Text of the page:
Sunday, August 5, 2007

Library Lovin'

"Can't you find that online?"

I'm not blaming the family member who posed this question. He was only trying to help.

Here's what happened: I told said family member that I was headed to the library to research the history of the shore towns, and he figured I should be able to find that information online. True, I could find bits and pieces, and I could plunder Wikipedia. But the journalist in me (which I'm sure my editor appreciates) knows that those summaries aren't enough, and that Wikipedia can be very wrong.

So I went about things the old fashioned way -- I went to the library, specifically the Paul Robeson Library at Rutgers University-Camden (RUC).

Me and Paul have a history. My graduate degree is from RUC. At the time, I was working part time, going to school full time and freelancing, so I spent a lot of time with Paul, reading, writing, killing time and sometimes napping between classes at one of his many desks and tables. It's not a pretty library, but that's part of the charm. There's nothing to distract you except for what's on the page in front of you. I like the basement level. It's quiet and chilly enough to call for long sleeves (why I work better in chilly temperatures, I'll never know -- I went to school in Florida, for Pete's sake). The windows are too high to look out from. Throw in my iPod to block out noise of other library patrons, and you have the perfect environment in which to read about the history of South Jersey shore towns. Plus, it's a Rutgers Library -- you can't get much better than that, especially when it comes to information about New Jersey.

And I certainly learned a lot:

The Summer City by the Sea by Emil R. Salvinti
It's an illustrated history of the rise and fall and rise of Cape May. Salvinti includes a chapter about the fire of 1878, which destroyed more than 35 acres of the city, from how it started to how much it destroyed. He even included a fold out map of the ruined area -- I've strolled those acres many times and can't even imaging how devistating it was to lose it all of that at one time.

Stone Harbor by T. Mark Cole and Cheryl Glasgow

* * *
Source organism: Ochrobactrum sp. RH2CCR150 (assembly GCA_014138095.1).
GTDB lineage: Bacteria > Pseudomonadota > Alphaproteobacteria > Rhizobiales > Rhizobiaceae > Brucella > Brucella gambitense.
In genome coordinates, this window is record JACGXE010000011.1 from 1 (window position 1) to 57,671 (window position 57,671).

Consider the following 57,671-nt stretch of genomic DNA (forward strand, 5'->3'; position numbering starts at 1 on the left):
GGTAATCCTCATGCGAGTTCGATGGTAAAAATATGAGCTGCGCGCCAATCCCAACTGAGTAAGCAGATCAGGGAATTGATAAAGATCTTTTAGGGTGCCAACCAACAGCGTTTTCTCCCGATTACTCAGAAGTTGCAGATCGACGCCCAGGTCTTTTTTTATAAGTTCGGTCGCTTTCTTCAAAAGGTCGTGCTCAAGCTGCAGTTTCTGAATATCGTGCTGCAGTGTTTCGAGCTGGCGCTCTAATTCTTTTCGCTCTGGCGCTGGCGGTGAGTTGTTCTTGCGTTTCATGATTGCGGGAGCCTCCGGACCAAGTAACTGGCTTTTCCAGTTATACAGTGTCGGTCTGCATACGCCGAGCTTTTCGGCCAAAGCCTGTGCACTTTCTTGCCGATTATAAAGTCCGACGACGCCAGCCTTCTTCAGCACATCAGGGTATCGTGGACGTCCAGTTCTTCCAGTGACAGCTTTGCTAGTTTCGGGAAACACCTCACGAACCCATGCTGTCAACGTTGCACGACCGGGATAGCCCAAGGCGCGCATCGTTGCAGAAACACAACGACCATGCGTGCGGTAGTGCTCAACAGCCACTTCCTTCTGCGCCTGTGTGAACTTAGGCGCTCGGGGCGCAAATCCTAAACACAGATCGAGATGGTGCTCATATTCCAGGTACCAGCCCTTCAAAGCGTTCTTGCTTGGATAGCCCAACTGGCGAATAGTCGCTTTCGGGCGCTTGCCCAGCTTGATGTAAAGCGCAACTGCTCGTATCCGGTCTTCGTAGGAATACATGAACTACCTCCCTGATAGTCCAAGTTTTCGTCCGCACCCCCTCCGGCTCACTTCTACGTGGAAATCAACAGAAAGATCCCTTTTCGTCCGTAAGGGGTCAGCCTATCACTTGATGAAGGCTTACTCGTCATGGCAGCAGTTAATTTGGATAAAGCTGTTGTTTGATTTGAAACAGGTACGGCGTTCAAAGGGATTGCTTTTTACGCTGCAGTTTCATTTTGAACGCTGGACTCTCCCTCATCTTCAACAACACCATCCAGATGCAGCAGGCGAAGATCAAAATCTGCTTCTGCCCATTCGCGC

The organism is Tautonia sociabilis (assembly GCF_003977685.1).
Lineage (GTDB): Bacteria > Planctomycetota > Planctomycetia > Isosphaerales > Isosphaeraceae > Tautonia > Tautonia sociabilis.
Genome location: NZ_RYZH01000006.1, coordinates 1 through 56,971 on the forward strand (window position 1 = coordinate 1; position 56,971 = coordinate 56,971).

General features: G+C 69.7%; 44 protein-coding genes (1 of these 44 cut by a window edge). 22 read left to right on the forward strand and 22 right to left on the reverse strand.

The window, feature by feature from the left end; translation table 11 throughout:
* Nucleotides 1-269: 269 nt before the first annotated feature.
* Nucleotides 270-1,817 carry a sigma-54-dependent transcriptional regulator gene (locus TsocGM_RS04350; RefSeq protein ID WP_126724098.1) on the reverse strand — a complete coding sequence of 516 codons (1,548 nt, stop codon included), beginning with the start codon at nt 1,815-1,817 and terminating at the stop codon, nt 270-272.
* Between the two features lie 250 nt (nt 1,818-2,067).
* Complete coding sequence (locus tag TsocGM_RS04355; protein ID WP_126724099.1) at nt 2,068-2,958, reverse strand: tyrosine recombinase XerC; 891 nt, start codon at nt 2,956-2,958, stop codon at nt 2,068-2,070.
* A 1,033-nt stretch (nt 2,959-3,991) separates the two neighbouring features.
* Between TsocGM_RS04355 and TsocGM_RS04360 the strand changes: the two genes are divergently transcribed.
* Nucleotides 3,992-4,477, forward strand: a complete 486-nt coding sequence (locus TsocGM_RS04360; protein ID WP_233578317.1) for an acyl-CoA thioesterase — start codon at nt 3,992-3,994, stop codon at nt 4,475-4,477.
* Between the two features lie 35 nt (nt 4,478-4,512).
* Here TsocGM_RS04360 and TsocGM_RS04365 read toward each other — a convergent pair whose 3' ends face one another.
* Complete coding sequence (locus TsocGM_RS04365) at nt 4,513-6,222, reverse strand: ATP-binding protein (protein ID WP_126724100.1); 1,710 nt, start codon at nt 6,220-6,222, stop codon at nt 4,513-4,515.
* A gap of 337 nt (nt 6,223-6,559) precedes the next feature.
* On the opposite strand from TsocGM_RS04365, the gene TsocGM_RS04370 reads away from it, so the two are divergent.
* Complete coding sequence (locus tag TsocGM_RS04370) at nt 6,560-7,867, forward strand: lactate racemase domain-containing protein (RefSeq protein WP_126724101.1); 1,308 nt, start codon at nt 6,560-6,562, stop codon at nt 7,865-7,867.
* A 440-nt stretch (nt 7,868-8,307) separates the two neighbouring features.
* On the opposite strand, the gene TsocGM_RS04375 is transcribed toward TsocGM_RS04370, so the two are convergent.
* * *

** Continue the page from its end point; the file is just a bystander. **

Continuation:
Stone Harbor's been on the leading edge of wildlife preservation for quite some time. The town established a bird sanctuary in 1947, and the Wetlands Institute in 1972. They even ran a "Save the Point" campaign in 1970, long before Al Gore was cool. Or hot and bothered about the earth being hot and bothered.

Sea Isle City by Michael T. Stafford
Sea Isle City was founded by Charles K. Landis, who wanted to create a resort town much like the ones he'd seen on vacation in Italy. I doubt anyone thinks "Italy" as they're cruising Landis Avenue in Sea Isle City, but, hey, at least it was a start.

Ocean City by Frank J. and Robert J. Esposito
This family friendly resort was founded in 1879 as a Christian resort, which is the initial link to the town still being dry -- very dry. You can't even BYO to Ocean City restaurants. And, as of publication of this book at least, acclaimed author Gay Talese vacations here.

America's Boardwalks: From Coney Island to California by James Lilliefors.
This was my favorite of the bunch. Lilliefors is a long-time newspaper man and wraps the history of each boardwalk town into character studies of the people who make them unique. He writes in detail about how the Morey family established amusement piers on the Wildwood boardwalk, then took over and renovated their competition. I also like Lilliefors account of what architect Steven Izenour said about Wildwood: "Tacky with a capital T...what you need to do is take Tacky to new heights. In an increasingly homogenized commercial world, it's the perfect counterpunch strategy, and given the years of ad hoc evolution it took to make it what it is, nobody, not even Disney, could beat you at your game." Izenour was a huge champion for savoring and promoting Wildwood's Doo Wop architecture, which you can read about here.

I might have been able to find a lot of this information online, but it was much easier to flip through these books and jot down my notes. Sometimes the old fashioned way works just fine.

By the way, my master's degree isn't in writing or journalism. It's in literature. Do I use the degree in my current profession? Of course. I review books, and the only difference between yesterday's morning of research and any research I did for a graduate class paper is that, this time, I'm the one being paid for the work, instead of paying someone else for allowing me that privilege.

What I'm Listening to: Sounds of Sinatra.

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